[Histonet] Cells Embedded in Collagen for Frozen Tissue Sectioning

Gayle Callis gcallis <@t> montana.edu
Mon Nov 13 13:45:12 CST 2006

You do not need a collagen matrix to make a frozen cell block.
Take 3 x 10 to the 7th ( higher power 7) cells suspended in PBS without any 
protein carrier.  Spin down and wash 3 times with PBS, after the last spin, 
add approx 1 ml or less of OCT to the cell pellet, resuspend the cells. 
Snap freeze end of tube in liquid nitrogen and using a sharp rap on bottom 
of tube, dislodge the block, mount on a chuck and do frozen sections.  If 
you end up with too many cells packed together, cut a thinner frozen 
section.  If the end of the block seems a bit bare or you need to build up 
block, merely add more OCT around the block. The end of the block is where 
the cells are going to be as long as you don't add an enormous amount of 
OCT before snap freezing.  Chris van der Loos also does this and can 
cryosection the most amazingly  tiny block!!

We have had zero luck using a collagen matrix to capture cells and went to 
the above method with far greater success. This is also a nice way to make 
positive controls for immunostaining or Beta Gal methods.

Good luck

Take At 12:19 PM 11/13/2006, you wrote:
>Dear Histonet,
>My PI has been embedding cancer cells in collagen over the past several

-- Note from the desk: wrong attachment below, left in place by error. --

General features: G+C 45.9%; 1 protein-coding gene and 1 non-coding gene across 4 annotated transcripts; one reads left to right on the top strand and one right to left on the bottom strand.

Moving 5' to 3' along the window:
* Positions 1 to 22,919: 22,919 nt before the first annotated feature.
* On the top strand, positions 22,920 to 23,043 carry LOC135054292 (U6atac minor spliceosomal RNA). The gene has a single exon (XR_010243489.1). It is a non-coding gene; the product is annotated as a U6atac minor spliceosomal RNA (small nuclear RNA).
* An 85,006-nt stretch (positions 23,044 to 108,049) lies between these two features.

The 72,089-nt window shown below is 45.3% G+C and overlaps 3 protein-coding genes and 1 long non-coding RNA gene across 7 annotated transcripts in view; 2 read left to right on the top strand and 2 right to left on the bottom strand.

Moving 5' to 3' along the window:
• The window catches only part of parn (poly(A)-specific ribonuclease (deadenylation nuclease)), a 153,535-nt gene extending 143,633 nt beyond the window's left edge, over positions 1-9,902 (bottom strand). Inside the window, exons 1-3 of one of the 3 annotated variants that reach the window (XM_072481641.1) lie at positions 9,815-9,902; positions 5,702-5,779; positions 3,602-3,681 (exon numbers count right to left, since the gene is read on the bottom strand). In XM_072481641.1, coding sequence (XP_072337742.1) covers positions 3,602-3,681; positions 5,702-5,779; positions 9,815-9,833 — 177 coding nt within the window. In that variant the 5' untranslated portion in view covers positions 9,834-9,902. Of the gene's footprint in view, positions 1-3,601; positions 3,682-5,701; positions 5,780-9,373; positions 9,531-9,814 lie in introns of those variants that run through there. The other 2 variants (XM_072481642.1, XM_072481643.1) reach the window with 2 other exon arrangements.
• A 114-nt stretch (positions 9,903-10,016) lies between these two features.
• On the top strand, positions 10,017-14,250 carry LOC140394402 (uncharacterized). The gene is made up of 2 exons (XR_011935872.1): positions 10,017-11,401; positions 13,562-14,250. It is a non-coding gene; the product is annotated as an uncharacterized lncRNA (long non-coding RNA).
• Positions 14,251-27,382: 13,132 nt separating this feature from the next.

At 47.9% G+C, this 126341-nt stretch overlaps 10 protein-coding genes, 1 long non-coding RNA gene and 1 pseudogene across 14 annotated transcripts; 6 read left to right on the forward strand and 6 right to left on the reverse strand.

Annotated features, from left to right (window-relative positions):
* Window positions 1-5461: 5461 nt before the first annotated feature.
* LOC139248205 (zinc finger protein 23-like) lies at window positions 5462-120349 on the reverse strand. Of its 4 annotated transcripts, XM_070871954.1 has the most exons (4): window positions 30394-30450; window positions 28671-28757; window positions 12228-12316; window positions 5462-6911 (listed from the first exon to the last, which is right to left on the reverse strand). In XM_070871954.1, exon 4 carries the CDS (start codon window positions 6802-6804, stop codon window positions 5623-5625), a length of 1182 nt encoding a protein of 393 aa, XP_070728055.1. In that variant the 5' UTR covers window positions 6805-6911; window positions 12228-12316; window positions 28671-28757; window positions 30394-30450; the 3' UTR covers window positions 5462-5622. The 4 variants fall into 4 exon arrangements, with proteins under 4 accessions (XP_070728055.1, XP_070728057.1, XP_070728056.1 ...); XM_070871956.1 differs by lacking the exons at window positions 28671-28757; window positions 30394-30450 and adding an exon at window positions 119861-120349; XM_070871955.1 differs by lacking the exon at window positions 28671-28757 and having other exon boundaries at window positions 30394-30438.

>weeks. My job is to take the collagen bead (approx 1-1.5 cm in diameter),
>embed it in OCT and get frozen sections for H&E staining. Unfortunately, I
>have been having a very hard time finding the cells in the collagen in the
>OCT block because there is little to no contrast between the two. On top of
>the that, the collagen detaches itself from the OCT as it hits the blade
>leaving me with a square section of OCT that is missing a circle in the
>middle (presumably where the collagen and cells would be if I could see
>I have gone through several full specimens and have come away with only a
>slide or two where I managed to catch some cells. This sort of inconsistency
>is obviously not acceptable and my resources in the pathology department
>have come up dry. Does anyone have any experience with this sort of
>experiment? Is there any way to stain the collagen/cells in such a way that
>I could at least tell where the cells are in the OCT block so I'm not just
>blindly cutting away? Any help would be greatly appreciated. Thanks to
>everyone in advance.
>Omer Richman
>Research Technician
>State University of New York at Stony Brook
>Life Sciences Building Rm 004
>Stony Brook, NY 11794
>Histonet mailing list
>Histonet <@t> lists.utsouthwestern.edu

Gayle Callis
Research Histopathology Supervisor
Veterinary Molecular Biology
Montana State University - Bozeman
PO Box 173610
Bozeman MT 59717-3610
406 994-6367
406 994-4303 (FAX)

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